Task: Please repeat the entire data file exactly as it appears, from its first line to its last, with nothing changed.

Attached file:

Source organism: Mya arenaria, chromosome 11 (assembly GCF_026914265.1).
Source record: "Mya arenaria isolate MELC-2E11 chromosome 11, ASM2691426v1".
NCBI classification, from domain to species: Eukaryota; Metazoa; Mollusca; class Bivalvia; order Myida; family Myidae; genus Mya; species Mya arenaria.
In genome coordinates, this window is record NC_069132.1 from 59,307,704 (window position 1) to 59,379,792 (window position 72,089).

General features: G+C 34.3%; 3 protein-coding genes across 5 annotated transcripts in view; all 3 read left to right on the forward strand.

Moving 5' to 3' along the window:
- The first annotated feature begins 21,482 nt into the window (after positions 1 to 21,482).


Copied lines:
Source organism: Mya arenaria, chromosome 11 (assembly GCF_026914265.1).
Source record: "Mya arenaria isolate MELC-2E11 chromosome 11, ASM2691426v1".
NCBI classification, from domain to species: Eukaryota; Metazoa; Mollusca; class Bivalvia; order Myida; family Myidae; genus Mya; species Mya arenaria.
In genome coordinates, this window is record NC_069132.1 from 59,307,704 (window position 1) to 59,379,792 (window position 72,089).

General features: G+C 34.3%; 3 protein-coding genes across 5 annotated transcripts in view; all 3 read left to right on the forward strand.

Moving 5' to 3' along the window:
- The first annotated feature begins 21,482 nt into the window (after positions 1 to 21,482).